North Korea agreed to a moratorium on long-range missile and nuclear tests last month in Beijing in exchange for substantial food assistance from the United States. Pyongyang then announced plans to send an Earth observation satellite into orbit using a long-range rocket.
The launch is meant to coincide with the 100th anniversary of the birth of North Korean found Kim Il Sung. The North Korean government invited members of the foreign media to the launch pad to allay concerns the deployment would be in violation of U.N. Security Council resolutions banning intercontinental missiles.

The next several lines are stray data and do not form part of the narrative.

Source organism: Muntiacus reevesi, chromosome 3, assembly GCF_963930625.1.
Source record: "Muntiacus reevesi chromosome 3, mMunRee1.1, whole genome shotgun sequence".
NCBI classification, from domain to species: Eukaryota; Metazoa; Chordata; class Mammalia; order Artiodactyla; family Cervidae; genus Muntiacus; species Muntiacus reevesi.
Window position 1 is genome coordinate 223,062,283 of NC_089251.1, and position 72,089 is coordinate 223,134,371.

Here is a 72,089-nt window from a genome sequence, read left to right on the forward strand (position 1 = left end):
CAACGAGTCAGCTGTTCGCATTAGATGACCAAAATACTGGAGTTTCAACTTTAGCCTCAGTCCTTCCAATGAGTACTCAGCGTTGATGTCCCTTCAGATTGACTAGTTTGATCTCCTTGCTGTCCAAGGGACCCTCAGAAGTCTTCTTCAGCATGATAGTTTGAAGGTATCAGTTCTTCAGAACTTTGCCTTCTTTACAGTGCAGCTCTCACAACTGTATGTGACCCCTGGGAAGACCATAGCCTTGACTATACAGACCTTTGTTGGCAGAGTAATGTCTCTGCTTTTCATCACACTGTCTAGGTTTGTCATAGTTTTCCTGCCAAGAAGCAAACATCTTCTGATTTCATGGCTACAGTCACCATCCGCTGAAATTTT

White House spokesman Jay Carney said that if North Korea goes ahead as planned, the launch would represent a "clear and serious violation" of its international obligations.
North Korea remained undeterred, announcing it was fueling the rocket in preparation of a launch this week.
"It's impossible to imagine that we would be able to provide the nutritional assistance that we had planned on providing, given what would be a flagrant violation of North Korea's basic international obligations," said Carney.